Other People’s Ideas
Calvin Staples, MSc, will be selecting some of the more interesting blogs from HearingHealthMatters.org which now has almost a half a million hits each month. This blog is the most well read and best respected in the hearing health care industry and Calvin will make a regular selection of some of the best entries for his column, Other People’s Ideas.
I have spent the past 5 years stumbling over how to explain a certain graph to my students. It's funny because I feel I understand the graph quite well, but can never find the exact words to convey its importance when fitting hearing aids. However, to my surprise Wayne Staab discussed this graph among others in his recent blog discussing amplification for the mid-frequencies. In seeing this blog, I decided all the blogs would focus on hearing loss and hearing aids this month. Enjoy the readings and happy hearing aid fittings!
A Case for Mid-frequency Amplification?
Most individuals with hearing loss are affected mostly in the high frequencies. And, because consonants–those phonemes (distinctive speech sounds) that are believed to enable humans to differentiate one word from another–are high-frequency sounds, hearing aid fitting formulas universally call for high-frequency amplification. This continues to be a take-off of the old “audiogram fitting” approach (although with less gain, but still tending to mimic the audiogram), but those writing fitting formulas today would have a field day arguing this comparison.
Part of what I write about has to do with history related to hearing, and one part that never ceases to amaze me is that so much of what was written years ago, is still applicable today. This is especially true for topics related to psychoacoustics and acoustics. Hearing had significant contributors whose work continues to stand the test of time.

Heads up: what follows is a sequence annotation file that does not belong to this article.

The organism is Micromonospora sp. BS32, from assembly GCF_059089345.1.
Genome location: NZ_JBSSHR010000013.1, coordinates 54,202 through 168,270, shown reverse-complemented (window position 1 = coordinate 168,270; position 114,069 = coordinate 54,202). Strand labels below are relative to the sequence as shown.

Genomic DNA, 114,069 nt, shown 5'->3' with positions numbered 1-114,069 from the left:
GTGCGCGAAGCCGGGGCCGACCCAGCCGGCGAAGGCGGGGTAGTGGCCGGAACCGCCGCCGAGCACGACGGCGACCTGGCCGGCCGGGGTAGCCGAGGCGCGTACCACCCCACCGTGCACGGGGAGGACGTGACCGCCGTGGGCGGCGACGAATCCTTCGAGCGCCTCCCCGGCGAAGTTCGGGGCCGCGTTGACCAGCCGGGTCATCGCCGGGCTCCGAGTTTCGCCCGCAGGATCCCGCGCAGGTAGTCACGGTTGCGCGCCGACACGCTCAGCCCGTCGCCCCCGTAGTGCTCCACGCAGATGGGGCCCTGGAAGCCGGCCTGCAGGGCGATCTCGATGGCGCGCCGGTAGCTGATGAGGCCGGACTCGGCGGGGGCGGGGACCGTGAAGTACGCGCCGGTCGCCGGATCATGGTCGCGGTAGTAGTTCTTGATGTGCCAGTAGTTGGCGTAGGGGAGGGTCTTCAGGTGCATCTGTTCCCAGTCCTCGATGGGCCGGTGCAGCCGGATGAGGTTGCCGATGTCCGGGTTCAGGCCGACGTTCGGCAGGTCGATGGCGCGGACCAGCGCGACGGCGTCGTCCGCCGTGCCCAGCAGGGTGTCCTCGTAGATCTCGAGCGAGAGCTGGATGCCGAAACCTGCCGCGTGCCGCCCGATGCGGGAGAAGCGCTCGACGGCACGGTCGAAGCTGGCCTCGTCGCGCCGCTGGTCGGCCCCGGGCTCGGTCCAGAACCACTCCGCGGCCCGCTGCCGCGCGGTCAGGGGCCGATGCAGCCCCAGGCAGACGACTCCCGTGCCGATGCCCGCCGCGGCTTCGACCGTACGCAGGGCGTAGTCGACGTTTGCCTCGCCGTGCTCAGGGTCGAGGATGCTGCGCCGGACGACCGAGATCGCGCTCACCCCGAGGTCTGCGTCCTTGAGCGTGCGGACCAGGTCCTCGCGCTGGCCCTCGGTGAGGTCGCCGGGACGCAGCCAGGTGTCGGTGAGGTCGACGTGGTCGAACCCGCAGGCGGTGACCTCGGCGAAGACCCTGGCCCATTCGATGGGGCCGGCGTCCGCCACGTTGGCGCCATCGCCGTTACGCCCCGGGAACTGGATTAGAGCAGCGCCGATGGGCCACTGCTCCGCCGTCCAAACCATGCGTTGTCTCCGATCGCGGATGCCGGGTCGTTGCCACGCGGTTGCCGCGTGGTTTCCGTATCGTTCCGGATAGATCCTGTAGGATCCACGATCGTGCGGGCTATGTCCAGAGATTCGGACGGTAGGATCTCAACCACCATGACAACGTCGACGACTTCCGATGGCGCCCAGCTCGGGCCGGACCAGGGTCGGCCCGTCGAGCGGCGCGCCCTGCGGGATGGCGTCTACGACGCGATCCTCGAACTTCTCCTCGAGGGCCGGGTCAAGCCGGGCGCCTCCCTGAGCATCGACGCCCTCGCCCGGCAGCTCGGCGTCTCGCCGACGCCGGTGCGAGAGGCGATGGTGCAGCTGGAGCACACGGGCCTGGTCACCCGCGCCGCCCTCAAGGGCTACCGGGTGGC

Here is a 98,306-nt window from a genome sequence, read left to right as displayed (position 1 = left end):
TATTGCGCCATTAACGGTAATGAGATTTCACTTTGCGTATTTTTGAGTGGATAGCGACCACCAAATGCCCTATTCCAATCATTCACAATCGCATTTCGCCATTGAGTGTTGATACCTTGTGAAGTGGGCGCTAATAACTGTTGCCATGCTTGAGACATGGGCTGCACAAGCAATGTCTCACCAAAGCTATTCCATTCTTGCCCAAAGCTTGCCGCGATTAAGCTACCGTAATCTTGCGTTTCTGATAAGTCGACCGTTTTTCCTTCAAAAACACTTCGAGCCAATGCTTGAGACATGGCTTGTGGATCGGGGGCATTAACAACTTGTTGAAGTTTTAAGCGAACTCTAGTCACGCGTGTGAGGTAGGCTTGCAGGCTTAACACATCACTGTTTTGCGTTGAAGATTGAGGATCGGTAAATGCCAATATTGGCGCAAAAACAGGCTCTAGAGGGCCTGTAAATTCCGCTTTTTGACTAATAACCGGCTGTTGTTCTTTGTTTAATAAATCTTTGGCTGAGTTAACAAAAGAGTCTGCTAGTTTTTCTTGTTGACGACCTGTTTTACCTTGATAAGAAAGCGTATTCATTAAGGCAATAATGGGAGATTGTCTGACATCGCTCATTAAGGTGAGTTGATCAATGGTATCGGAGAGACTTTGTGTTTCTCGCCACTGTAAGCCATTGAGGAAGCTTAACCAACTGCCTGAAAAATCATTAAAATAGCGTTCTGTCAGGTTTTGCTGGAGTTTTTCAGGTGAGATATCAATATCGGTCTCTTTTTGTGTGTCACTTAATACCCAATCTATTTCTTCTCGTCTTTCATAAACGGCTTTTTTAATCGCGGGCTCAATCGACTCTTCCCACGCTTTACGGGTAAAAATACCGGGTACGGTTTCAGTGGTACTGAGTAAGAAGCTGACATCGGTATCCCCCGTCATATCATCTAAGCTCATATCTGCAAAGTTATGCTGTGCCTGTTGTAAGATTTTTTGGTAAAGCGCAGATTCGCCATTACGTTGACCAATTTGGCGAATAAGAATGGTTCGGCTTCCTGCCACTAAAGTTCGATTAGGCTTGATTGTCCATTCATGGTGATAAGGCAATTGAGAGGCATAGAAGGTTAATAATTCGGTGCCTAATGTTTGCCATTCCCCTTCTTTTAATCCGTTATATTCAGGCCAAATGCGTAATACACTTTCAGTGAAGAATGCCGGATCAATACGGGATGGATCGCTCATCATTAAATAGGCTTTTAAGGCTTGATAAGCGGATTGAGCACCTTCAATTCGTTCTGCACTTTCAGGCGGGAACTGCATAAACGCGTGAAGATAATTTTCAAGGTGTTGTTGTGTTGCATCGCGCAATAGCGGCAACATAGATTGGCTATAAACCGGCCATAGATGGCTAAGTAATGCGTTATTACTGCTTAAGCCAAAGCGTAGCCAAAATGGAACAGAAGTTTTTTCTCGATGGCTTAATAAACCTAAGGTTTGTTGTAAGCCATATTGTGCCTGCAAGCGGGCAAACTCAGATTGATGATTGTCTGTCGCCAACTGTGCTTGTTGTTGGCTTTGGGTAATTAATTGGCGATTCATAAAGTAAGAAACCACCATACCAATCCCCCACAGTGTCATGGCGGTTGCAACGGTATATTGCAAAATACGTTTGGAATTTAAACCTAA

Many years ago I wrote about the significance of mid-frequencies when fitting hearing aids. I was recently reminded of that article, re-read it, and found that the topic continues to intrigue me. Therefore, this post will look back to review what the “ancients” had to say about mid-frequencies, and to suggest again that we look to see if their information applies to current hearing aid fittings. Much comes from the original article.
Hearing Aid Fitting Mantra
The mantra of the late 1970s was to recommend high-frequency hearing aids not only for high-frequency losses, but even for flat losses. A resultant problem was that acoustic feedback emerged as a major fitting concern. The feedback-reduction circuitry of today was not available then, with feedback managed by either employing a notch filter at the suspected feedback frequency region, or to roll off the high frequencies (in opposition to the intended goal).
Amplification of high frequencies is understandable, but it is a fact that hearing aid user satisfaction continues to be an issue despite the many significant hardware and algorithm improvements in hearing aids throughout the years. Is it possible that useful mid-frequency information is being ignored, even today? Many would agree that even judicious use of high-frequency amplification alone is not the answer. Might there be benefit in reviewing mid-frequency contributions again?
What is it about mid-frequencies that warrant attention, if anything?
What are mid-frequencies? For purposes of this post, mid-frequencies will be those between 500 and 2000 Hz, and certainly not above 3000 Hz.